Now imagine that your favourite book hasn’t even been written yet. And you’re going to write it.
Immersion time for writing is powerful and productive in a way that benefits the craft and inspires writers.
Writing is a massive commitment of time and energy. The immersive retreat formula feeds the writer with the connection and support of people going through the same thing. This is what makes it different from just committing yourself to taking time alone.
During the retreat, you will have discouragement, and doubt, and fatigue, so having other writers there who can support you in your commitment is invaluable.
As we suffer yet another lockdown here in Australia, I find my mind wondering about a future time when the borders open and I can finally get to the IWR.
Before I applied for the award for the first time in 2015, I searched Google looking for ways to get to Iceland. But that’s not why I kept applying. The more I grew as an author, and the more I researched this retreat specifically, I realised the value and the power of the complete immersion format of this retreat.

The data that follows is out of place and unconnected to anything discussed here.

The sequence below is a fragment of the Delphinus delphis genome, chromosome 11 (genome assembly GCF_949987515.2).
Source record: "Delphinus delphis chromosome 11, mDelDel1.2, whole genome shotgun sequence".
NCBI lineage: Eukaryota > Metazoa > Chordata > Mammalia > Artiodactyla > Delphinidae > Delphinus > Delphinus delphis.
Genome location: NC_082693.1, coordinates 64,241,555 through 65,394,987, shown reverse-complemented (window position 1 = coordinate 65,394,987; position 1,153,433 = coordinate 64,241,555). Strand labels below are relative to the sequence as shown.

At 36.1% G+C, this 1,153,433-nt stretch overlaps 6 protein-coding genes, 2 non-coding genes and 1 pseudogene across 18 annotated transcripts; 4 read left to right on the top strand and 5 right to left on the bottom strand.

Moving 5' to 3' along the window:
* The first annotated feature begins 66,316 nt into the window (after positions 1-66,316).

Back in 2019, I wrote as part of my application: “With the immersion format of the Iceland Writers Retreat, I can block out ‘external noise’ and commit my entire focus to writing.”
In 2021 I had the opportunity to attend the virtual retreat . I booked time off work and changed my sleep schedule – with the time difference in Australia, I needed to start at 1 am and go until 8 am.
The result was me alone in my home office in the middle of the night, working through the workshops. Then, as the sun came up, we had chat rooms where I had the opportunity to talk to other writers, like fellow Alumni Winner Michelle Walshe . She shared my views of the retreat in this unique way. And that connection kept me coming back and staying later each day.
I might not have held the commitment without knowing I would see her there, and she’d be looking for me. That accountability is something I wouldn’t have gotten by simply taking the weekend off to write.
She and I also shared our anticipation of meeting in Iceland in person. As wonderful as the virtual retreat was, I do long for the time when the retreat doesn’t pause because the screens are turned off. Also, it would be nice to be in the same time zone as everyone else.
If you haven’t signed up yet, get ready! Registration opens August 25th! And let’s all stay safe and do what we must to make sure the borders open and we can meet again in Iceland.